Ten years and two wars after 9/11, it appears that the United States has achieved considerable success in stabilizing Iraq but rather less so in Afghanistan. That this is the case is itself a reflection of the fact that, beginning in late 2002, Washington assigned far greater priority to the quest for containing Saddam Hussein—and, by February of the following year, removing him entirely—than it did toward rebuilding Afghanistan. That ordering of priorities did not change until the last eighteen months of the Bush administration, by which time the Taliban, which had been routed in Afghanistan in 2001-2002, had returned in force. It should not be surprising, therefore, that the 2007 “surge” in Iraq has met with far greater success that its counterpart in Afghanistan, which was initiated two years later, even though General David Petraeus served at the helm of both—in the latter case, taking command in Afghanistan some six months after President Obama announced the second and larger phase of the surge of forces to that country.
Even the permanence of America’s success in Iraq is far from guaranteed. It is not at all clear that Iraq will remain stable once most, if not all, American troops are withdrawn by the end of this year, nor is it certain that Washington can preserve the integrity of the government in Kabul once American forces leave, as scheduled, in 2014. Tensions in Iraq simmer below the surface. Sunnis are fearful that the Shi’a-led government will turn on them in force once the restraining hand of the United States is lifted and that Iran, with more influence in Iraq than it has had in centuries, will further extend its reach into the fabric of the country when the Americans depart for good. Kurds, who have enjoyed a semblance of independence, have no intention of moving even an inch toward the status quo ante that prevailed while Saddam was in power. And Prime Minister Nuri al-Maliki, the country’s strong-willed leader, is not certain what would empower his Sadrist rivals more: having all American forces leave the country as currently planned or having some number—perhaps three thousand, perhaps more—remain in the country to continue to train Iraq’s security forces.
The situation in Afghanistan, however, makes Iraq look like paradise. The Obama administration advertised as the surge got underway that the Taliban and other insurgent groups were back on their heels and would not be a serious threat by mid-2011. That deadline has come and gone, but the insurgency is still very much a force to be reckoned with despite highly successful drone operations inside neighboring Pakistan that have taken the lives of numerous Taliban operatives and many of its leaders as well. Drug trafficking and corruption continue to be the bane of Afghanistan; insurgents fund their operations both through the drug trade and by shaking down local contractors; warlords retain their local power. Meanwhile reconstruction, the key to a stable Afghanistan, moves in fits and starts. And the American body politic, tired of war, fed up with wasted American resources, may not be willing to wait until 2014 before pressing lawmakers to “bring our boys—and girls—home.”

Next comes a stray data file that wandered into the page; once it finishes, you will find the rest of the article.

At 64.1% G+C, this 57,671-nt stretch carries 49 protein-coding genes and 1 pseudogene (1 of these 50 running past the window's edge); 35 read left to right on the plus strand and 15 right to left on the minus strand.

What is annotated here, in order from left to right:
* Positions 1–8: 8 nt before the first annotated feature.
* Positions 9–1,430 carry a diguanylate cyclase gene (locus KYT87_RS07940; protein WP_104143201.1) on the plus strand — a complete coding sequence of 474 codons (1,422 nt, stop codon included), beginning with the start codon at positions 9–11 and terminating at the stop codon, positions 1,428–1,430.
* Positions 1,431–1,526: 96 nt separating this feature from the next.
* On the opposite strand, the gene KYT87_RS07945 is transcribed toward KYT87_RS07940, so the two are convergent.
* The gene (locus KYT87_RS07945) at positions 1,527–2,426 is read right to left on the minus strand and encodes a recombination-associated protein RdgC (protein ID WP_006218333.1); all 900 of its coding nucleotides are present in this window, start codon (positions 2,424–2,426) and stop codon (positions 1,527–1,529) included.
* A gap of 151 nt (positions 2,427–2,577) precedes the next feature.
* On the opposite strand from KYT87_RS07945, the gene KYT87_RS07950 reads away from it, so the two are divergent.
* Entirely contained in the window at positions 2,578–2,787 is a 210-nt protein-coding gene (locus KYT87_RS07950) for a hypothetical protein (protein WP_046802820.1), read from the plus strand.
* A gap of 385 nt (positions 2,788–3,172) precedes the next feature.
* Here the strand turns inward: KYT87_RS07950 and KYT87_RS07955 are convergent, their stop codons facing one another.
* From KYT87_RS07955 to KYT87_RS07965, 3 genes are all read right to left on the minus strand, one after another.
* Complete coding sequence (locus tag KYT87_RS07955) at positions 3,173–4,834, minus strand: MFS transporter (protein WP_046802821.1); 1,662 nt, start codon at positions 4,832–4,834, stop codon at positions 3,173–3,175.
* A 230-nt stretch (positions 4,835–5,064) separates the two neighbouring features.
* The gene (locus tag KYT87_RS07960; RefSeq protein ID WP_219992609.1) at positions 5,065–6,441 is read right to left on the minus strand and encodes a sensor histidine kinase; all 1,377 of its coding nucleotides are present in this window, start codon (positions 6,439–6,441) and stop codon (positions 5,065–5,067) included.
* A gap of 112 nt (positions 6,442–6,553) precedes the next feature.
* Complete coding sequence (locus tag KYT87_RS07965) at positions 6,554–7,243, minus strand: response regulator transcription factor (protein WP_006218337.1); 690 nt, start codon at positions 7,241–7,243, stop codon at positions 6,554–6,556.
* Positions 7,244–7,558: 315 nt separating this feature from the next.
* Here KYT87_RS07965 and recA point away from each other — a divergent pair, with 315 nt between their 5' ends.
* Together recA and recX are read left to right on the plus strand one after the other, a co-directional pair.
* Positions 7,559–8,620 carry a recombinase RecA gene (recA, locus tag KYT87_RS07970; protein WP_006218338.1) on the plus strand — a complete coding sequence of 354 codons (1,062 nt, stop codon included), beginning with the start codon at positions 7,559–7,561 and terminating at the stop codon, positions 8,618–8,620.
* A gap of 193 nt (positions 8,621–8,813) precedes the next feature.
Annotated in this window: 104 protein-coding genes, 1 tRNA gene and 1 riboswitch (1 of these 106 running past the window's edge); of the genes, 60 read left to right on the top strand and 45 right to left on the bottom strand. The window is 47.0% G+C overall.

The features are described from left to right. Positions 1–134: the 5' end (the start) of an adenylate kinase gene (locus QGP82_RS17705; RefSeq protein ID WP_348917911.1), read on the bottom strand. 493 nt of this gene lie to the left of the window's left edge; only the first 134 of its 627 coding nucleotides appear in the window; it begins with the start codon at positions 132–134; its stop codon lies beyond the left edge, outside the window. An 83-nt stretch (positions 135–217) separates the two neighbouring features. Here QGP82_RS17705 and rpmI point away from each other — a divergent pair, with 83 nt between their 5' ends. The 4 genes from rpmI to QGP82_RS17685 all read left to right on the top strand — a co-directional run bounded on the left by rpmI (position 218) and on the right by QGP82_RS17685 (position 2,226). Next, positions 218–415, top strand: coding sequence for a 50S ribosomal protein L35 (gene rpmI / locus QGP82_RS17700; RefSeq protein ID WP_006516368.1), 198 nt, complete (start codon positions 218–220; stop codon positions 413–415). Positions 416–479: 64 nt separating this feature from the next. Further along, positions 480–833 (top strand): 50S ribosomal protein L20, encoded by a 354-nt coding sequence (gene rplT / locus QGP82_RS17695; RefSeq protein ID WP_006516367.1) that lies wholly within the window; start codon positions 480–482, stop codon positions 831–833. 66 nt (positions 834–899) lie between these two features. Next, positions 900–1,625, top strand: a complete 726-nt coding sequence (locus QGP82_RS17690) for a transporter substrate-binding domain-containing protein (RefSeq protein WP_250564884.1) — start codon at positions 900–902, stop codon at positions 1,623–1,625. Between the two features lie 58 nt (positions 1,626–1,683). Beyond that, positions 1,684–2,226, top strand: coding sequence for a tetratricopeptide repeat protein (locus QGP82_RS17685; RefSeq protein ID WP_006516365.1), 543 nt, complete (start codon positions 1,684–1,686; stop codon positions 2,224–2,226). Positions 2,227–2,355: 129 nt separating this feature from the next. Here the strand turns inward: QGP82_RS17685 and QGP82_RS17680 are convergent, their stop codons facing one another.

The legacy of 9/11 has been costly, in terms of resources as well as in terms of lives—of troops, civilians and contractors. The current debt crisis also traces its antecedents to that day. The cost of the attacks on the twin towers and the Pentagon, measured in terms of the cost of the two wars as well as that of domestic security measures and the secondary and tertiary effects of 9/11 itself, has already exceeded a trillion dollars.
Might America have done things differently? Should it do things differently now? The answer to both questions clearly is “yes.” Had Washington provided more than a modicum of funds to Afghanistan in the first years after the attack on al-Qaeda and the Taliban, it is arguable that Afghanistan would be a far more stable place today and that the second American–Afghan War (for that is what it really is) need not have been fought. But that is the past, and we are in Afghanistan today, as we are, at least for some more months, in Iraq. We simply cannot abandon either country.
Washington should continue to press for the retention of a small, but practical, number of troops—three thousand is simply not enough—to remain in Iraq to continue training its forces and, just by being there, to counter deleterious influences, notably those of Iran and the Sadrists. For similar reasons, Washington should ensure that sufficient funding is available to continue training the Afghan security forces after 2014—Kabul simply does not have the money to maintain and sustain the training program. In addition, every effort should be made to contain wasteful spending in that country—which means a thoroughgoing overhaul of the American government’s system for managing and overseeing contractor operations in contingencies—and to pursue reconstruction projects in areas where they are sustainable over the long haul.
This has been a very tough decade for the United States. It has eroded the nation’s morale and sapped its economic strength. But packing up and leaving Iraq and Afghanistan will not resolve our ills. We need to demonstrate our determination to prevail in both those places, even as we seek to revive both our economy and the optimism that has been the hallmark of Americans for more than two centuries.